Ethics and the Limits of Cultural Diversity 

Alan Richter, Ph. D., President of QED Consulting

One of the most important developments in ethics for Sietarians is the emergence of global ethical standards that cut across cultural differences. Looked at across the vast era of human existence, global ethical standards are a very recent phenomenon. The Universal Declaration of Human Rights (1948), for example, is a mere 64 years old. This emerging phenomenon does not eliminate cultural differences, but does place a limit on the extent to which we can argue for cultural relativity. 

This in no way diminishes the importance of cultural differences but it does provide a limit to what can be deemed acceptable under the header of cultural diversity. One common example that has been discussed in this context is the practice of female genital cutting (also called female genital mutilation or FGM). The argument goes that diverse cultural practices are perfectly fine, unless they cross the line of some “universal” principle – in this case – harm to the integrity of a girl’s body and a violation of human rights. In other words, there is no absolute freedom with regard to cultural rituals – they must fall within the bounds of universal ethical standards to be acceptable… and FGM does not. Recall also the foot-binding practice in China which was a common custom only a century ago. Today it has disappeared and would certainly be regarded as ethically unacceptable.

Rather than dwell on rituals like these, another approach to focus on the globalization of ethical standards is to examine the constitutions of the world in a comparative manner. If global ethical standards emerge from a comparative study, that would also point to the limitation of cultural diversity or total cultural relativity – again, not that we don’t want to embrace and promote cultural diversity – but simply that it is not absolute, if varied cultures around the globe share some ethical standards that do not accept that “anything goes”. So, for example, if we look at the rights of women, according to a recent study (“The Evolution and Ideology of Global Constitutionalism”, by David S. Law and Mila Versteeg, 2010, California Law Review, Vol. 99-1163) back in 1946 (just prior to the Universal Declaration of Human Rights) only 35% of the world’s constitutions included that right, while by 2006, 91% of the world’s constitutions had it included. This suggests that, at least from a legal standpoint, safeguarding women’s rights (especially that of equal treatment and freedom from discrimination) has only recently emerged as a global standard. The implications for culturally acceptable behavior with regard to treatment of women worldwide has therefore narrowed.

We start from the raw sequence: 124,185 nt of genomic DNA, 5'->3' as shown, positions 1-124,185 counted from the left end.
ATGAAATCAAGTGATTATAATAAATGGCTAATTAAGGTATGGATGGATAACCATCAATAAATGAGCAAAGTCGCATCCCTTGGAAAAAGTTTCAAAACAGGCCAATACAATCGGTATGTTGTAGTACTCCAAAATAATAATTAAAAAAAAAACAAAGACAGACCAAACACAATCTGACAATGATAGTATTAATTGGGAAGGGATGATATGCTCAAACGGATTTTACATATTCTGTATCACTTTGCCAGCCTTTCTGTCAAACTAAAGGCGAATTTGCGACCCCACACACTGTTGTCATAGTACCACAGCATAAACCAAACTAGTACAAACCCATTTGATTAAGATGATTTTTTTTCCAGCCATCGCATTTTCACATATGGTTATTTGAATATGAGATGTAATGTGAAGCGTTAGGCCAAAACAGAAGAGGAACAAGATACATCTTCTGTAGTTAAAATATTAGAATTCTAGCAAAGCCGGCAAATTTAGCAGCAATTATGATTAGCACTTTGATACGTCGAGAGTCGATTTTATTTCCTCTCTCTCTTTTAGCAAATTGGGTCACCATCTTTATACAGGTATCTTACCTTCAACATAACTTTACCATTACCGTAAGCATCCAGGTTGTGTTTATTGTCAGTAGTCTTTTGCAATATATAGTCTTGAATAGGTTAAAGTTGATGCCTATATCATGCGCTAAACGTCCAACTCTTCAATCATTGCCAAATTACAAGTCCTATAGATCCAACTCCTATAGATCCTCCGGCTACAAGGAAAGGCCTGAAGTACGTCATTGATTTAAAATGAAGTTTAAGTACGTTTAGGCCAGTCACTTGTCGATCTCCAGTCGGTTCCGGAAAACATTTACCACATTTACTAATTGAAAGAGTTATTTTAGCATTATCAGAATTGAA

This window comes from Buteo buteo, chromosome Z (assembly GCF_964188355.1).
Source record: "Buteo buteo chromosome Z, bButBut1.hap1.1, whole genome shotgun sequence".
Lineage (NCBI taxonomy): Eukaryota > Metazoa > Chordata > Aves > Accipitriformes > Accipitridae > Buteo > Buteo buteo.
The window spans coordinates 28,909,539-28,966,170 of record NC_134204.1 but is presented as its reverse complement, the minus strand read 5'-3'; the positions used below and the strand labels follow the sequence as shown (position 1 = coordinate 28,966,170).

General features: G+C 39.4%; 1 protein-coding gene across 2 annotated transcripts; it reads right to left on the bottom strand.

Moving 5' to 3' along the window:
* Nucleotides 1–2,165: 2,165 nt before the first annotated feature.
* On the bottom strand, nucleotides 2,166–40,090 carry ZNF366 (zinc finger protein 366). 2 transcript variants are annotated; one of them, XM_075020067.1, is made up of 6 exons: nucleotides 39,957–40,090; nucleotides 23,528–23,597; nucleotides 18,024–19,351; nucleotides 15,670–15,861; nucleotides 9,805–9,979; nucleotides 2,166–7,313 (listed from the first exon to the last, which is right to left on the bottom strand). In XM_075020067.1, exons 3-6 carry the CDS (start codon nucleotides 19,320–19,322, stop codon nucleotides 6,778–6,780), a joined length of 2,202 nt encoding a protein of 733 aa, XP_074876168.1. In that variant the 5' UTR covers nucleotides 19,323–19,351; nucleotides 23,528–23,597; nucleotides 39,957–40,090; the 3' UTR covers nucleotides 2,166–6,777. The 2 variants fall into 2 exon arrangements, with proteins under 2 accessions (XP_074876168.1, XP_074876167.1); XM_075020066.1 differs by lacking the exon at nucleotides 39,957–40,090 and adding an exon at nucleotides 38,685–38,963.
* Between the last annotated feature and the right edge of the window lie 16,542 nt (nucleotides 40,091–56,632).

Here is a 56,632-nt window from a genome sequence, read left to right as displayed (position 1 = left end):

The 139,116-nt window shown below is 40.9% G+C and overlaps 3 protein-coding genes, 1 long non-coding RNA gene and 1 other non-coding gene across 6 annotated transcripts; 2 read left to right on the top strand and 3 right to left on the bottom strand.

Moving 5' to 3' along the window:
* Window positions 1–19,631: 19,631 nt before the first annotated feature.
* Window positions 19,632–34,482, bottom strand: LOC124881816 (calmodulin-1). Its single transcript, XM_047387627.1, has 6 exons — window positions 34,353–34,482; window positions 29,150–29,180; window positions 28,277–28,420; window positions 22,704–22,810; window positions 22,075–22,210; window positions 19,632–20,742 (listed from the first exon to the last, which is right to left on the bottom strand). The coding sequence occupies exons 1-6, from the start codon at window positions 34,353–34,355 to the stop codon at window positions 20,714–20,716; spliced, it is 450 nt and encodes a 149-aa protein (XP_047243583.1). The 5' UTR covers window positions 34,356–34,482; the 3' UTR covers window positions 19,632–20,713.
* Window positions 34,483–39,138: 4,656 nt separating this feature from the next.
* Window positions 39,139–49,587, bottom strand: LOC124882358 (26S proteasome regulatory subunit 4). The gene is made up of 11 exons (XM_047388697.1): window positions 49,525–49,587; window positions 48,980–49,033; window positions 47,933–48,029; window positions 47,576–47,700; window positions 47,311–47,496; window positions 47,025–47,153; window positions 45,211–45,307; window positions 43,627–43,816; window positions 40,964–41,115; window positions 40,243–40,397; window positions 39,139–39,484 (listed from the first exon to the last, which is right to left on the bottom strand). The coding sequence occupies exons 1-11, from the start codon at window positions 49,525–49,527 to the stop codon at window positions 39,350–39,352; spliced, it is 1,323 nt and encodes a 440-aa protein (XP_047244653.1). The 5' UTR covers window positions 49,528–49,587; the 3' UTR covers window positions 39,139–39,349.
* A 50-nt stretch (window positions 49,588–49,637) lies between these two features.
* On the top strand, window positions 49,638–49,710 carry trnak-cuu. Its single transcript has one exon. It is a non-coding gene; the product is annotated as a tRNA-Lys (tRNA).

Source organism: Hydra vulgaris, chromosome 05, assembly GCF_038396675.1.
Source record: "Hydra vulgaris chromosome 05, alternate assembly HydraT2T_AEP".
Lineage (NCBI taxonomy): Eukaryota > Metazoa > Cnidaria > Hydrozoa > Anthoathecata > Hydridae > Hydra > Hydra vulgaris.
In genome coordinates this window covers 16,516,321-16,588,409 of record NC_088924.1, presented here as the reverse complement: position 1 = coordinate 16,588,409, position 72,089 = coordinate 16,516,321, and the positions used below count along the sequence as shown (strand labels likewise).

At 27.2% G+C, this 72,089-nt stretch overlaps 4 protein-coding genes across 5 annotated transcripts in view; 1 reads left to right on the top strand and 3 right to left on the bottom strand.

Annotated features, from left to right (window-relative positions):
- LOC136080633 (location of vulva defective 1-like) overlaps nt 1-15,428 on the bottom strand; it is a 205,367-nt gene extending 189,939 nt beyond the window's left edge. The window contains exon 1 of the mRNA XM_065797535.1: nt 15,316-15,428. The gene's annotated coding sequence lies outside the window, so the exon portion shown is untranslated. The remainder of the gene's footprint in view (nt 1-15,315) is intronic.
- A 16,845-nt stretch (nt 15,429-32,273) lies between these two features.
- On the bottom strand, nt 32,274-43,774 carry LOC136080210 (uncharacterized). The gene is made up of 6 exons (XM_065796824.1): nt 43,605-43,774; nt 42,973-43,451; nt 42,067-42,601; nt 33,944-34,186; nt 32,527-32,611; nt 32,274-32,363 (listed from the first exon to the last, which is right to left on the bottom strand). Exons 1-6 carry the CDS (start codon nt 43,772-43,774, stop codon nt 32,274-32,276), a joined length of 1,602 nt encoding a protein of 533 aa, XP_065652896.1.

These examples reinforce the importance of global or “trans-cultural” bodies that set those ethical standards for the world, and allow cultural variations within those standards, but are there to deal with any crossing of the ethical lines that we, as a global community, draw. Consider climate change… in the same legal study referenced above, back in 1946 not one national constitution provided the right to a healthy environment, but that right has grown from 0% in 1946 to 63% of all the world’s national constitutions by 2006. The world is struggling to establish standards around carbon emissions, given the threat to human survival. Any standards agreed upon will necessarily be “trans-cultural” – meaning that current culturally acceptable behaviors (e.g., around fossil fuel use, recycling, etc.), might need to be reformed to address this global challenge. 

Alan Richter, Ph.D., is the president of QED Consulting, a 24-year-old company based in New York. As a pioneer in the global diversity & inclusion field he has worked closely with many multinational corporations and governmental not-for- profit organizations in Africa, Asia and Europe and North America. His areas of expertise are leadership, values, culture and change.

Dr. Richter is the creator of the training tools Global Diversity Game©, the Global Diversity Survey© – a self-assessment tool which measures how we deal with difference, and the Global Leadership Survey© – a global leadership style self-assessment tool.

Dr. Richter is on the Board of the South African American Chamber of Commerce. He holds an M.A. and a B.A.B.Sc. from the University of Cape Town, and a Ph.D. in Philosophy from Birkbeck College, London University.

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